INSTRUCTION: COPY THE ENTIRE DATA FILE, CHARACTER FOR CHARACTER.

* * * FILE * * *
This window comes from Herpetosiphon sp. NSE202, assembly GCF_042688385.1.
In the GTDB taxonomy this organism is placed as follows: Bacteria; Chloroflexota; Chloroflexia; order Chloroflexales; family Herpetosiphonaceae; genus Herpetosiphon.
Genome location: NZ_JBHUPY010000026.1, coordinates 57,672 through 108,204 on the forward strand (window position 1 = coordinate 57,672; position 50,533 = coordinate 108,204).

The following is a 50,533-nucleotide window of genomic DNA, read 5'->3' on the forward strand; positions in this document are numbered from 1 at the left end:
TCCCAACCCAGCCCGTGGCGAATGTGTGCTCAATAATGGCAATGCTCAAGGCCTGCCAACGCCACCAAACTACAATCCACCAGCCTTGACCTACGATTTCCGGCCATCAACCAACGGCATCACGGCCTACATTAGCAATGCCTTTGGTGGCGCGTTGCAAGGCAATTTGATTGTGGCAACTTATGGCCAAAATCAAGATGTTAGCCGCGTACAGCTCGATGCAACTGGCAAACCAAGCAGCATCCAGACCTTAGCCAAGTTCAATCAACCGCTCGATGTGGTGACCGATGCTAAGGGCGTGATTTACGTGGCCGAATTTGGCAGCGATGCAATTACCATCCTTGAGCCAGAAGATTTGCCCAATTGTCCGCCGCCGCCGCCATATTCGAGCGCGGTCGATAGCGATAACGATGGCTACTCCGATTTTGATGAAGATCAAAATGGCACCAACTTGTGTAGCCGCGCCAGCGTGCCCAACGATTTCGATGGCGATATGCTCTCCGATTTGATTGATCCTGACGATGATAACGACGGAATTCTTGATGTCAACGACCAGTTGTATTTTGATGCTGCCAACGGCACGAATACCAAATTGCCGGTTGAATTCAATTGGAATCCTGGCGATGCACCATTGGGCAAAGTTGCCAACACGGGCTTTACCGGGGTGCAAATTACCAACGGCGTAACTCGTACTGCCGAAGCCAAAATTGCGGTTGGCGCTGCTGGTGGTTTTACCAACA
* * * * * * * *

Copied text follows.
This window comes from Herpetosiphon sp. NSE202, assembly GCF_042688385.1.
In the GTDB taxonomy this organism is placed as follows: Bacteria; Chloroflexota; Chloroflexia; order Chloroflexales; family Herpetosiphonaceae; genus Herpetosiphon.
Genome location: NZ_JBHUPY010000026.1, coordinates 57,672 through 108,204 on the forward strand (window position 1 = coordinate 57,672; position 50,533 = coordinate 108,204).

The following is a 50,533-nucleotide window of genomic DNA, read 5'->3' on the forward strand; positions in this document are numbered from 1 at the left end:
TCCCAACCCAGCCCGTGGCGAATGTGTGCTCAATAATGGCAATGCTCAAGGCCTGCCAACGCCACCAAACTACAATCCACCAGCCTTGACCTACGATTTCCGGCCATCAACCAACGGCATCACGGCCTACATTAGCAATGCCTTTGGTGGCGCGTTGCAAGGCAATTTGATTGTGGCAACTTATGGCCAAAATCAAGATGTTAGCCGCGTACAGCTCGATGCAACTGGCAAACCAAGCAGCATCCAGACCTTAGCCAAGTTCAATCAACCGCTCGATGTGGTGACCGATGCTAAGGGCGTGATTTACGTGGCCGAATTTGGCAGCGATGCAATTACCATCCTTGAGCCAGAAGATTTGCCCAATTGTCCGCCGCCGCCGCCATATTCGAGCGCGGTCGATAGCGATAACGATGGCTACTCCGATTTTGATGAAGATCAAAATGGCACCAACTTGTGTAGCCGCGCCAGCGTGCCCAACGATTTCGATGGCGATATGCTCTCCGATTTGATTGATCCTGACGATGATAACGACGGAATTCTTGATGTCAACGACCAGTTGTATTTTGATGCTGCCAACGGCACGAATACCAAATTGCCGGTTGAATTCAATTGGAATCCTGGCGATGCACCATTGGGCAAAGTTGCCAACACGGGCTTTACCGGGGTGCAAATTACCAACGGCGTAACTCGTACTGCCGAAGCCAAAATTGCGGTTGGCGCTGCTGGTGGTTTTACCAACA